World Environmental Day is annually celebrated on the 5th of June and is the most commemorated of all the environmental awareness days in over 100 countries. In 1972 the UN General Assembly chose June 5 as World Environment Day (WED), marking the first day of the Stockholm Conference on the Human Environment. It is a platform for public outreach to stimulate and deepen global awareness of the need to care for, preserve, and enhance Mother Nature. It is a day to acknowledge and personalise environmental issues and to evoke positive environmental action amongst all people. It inspires individual and collective action to do something positive for the environment, to realise that each of us has a responsibility to protect to it from further destruction, and to take care of it indefinitely.
People must become environmental agents of change. Notably, it is also a day to learn more about ways that people can help to ensure the future of our planet is safe and a cleaner and greener outlook for not only themselves, but, more prominently, for future generations to make greener lifestyle choices and support sustainable and equitable development. It is also known as the ‘people’s day’ for doing something to take care of the Earth. It puts a spotlight on all the achievements and effective actions that have been implemented to protect life-nurturing Mother Nature.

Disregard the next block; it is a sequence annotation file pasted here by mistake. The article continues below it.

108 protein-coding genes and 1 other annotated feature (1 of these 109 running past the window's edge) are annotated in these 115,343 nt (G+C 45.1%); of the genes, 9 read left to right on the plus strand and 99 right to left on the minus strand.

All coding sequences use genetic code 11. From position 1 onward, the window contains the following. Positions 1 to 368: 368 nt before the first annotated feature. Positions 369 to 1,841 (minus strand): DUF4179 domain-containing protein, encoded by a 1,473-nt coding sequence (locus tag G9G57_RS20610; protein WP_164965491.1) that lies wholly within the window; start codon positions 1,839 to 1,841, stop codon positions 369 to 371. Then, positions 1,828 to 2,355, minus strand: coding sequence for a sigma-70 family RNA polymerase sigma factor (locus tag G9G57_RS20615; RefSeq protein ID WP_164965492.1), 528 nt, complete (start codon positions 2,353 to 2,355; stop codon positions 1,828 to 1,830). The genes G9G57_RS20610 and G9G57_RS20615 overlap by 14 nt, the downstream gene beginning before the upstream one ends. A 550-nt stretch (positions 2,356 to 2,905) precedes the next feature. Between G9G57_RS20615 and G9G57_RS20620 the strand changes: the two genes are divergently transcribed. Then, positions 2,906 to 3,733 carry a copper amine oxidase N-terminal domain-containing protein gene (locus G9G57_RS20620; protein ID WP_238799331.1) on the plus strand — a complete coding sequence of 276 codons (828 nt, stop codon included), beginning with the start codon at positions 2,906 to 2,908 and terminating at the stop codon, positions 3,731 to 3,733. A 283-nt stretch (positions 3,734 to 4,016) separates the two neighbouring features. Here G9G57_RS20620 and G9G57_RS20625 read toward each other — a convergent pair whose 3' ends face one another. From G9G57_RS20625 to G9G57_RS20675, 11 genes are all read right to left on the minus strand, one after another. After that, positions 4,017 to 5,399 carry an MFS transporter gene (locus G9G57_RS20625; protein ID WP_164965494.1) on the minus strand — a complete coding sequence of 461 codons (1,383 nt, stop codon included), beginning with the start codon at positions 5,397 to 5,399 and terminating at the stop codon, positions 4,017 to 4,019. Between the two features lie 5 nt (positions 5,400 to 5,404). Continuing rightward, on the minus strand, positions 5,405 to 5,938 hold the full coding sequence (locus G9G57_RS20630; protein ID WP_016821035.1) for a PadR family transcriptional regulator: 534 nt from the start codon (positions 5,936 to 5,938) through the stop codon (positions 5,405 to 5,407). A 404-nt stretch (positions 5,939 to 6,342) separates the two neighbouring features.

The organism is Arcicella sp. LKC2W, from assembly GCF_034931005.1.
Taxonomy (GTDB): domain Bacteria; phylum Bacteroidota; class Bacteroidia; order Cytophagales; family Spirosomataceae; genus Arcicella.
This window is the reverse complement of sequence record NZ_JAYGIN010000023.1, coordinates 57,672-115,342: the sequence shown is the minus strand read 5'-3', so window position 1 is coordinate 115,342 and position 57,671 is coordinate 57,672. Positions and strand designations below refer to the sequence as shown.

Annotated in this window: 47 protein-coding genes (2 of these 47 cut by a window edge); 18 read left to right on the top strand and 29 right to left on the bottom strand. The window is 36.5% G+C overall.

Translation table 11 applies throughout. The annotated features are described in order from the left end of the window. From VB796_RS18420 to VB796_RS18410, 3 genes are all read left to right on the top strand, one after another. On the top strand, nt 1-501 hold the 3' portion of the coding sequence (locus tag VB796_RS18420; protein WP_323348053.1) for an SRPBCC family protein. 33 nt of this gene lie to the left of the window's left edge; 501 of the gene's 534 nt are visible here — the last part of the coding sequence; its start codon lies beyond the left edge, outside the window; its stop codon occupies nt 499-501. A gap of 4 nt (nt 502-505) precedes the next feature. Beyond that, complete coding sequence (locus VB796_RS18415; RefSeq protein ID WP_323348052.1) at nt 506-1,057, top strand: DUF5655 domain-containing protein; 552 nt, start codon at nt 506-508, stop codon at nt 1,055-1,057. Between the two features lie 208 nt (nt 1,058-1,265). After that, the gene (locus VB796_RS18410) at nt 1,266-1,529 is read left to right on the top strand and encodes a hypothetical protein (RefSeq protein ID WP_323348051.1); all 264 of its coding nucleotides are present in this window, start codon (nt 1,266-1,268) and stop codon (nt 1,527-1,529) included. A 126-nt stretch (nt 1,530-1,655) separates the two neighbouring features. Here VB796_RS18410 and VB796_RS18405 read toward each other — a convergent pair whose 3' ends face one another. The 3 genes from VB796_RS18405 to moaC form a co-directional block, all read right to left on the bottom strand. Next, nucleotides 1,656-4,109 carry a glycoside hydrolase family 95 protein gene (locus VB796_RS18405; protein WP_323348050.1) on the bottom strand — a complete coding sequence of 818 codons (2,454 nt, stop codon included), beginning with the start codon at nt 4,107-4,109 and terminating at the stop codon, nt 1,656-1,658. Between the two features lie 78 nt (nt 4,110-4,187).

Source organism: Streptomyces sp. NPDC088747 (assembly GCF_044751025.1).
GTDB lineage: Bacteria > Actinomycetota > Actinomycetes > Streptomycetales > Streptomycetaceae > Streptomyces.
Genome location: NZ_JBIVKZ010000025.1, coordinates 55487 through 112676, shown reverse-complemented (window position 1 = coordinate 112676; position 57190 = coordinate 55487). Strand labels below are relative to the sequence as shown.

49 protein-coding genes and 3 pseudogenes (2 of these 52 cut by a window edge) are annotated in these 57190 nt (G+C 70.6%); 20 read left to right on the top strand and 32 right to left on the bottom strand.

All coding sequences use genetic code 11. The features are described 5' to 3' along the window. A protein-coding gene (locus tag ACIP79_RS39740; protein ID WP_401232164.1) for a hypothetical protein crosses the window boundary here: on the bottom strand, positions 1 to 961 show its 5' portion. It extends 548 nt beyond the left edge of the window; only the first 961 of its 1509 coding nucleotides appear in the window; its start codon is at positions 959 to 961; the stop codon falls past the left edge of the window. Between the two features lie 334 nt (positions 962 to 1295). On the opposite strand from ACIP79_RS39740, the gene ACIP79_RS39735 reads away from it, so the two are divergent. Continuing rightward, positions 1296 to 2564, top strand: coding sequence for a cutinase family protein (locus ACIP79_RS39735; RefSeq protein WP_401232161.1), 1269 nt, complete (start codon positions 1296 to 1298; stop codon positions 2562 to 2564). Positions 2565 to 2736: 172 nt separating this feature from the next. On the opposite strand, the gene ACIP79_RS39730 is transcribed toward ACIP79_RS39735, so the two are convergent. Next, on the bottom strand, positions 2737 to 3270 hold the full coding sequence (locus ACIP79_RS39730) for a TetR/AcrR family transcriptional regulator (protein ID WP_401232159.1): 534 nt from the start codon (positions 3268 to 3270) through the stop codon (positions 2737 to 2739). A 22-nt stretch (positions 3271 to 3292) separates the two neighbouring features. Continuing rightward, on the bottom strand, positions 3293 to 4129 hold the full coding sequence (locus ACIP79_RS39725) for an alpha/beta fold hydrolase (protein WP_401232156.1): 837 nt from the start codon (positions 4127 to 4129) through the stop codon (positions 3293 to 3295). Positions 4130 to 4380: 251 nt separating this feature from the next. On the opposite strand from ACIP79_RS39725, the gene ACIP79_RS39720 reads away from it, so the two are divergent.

Each year a different global country is assigned as the host of WED where official celebrations occur and this year’s host is Angola. A greater emphasis is placed on the environmental challenges that this specific country is faced with and support is provided in an effort to address them.
Importance of WED
As a result of decades celebrating this momentous day, millions of people from all over the world have participated in imperative environmental action. Furthermore, it is celebrated to look at all the achievements that have been made towards protecting the environment. It reminds individuals and countries of the importance of caring for our environment. It encourages societies to actively participate in becoming an agent in curbing negative environmental impacts.
Being a part of the celebrations, it provides an opportunity for people to share ideas and activities to make the world a better, environmentally-friendly place. As the official WED 2016 website reminds as, “Remember that every action counts, so join us: every year, everywhere, everyone!”
Each year a specific theme for WED is chosen by the United Nations to promote awareness on a specific and pressing environmental issue. WED 2016’s theme is: The illegal trade in wildlife under the slogan ‘Go Wild for Life’.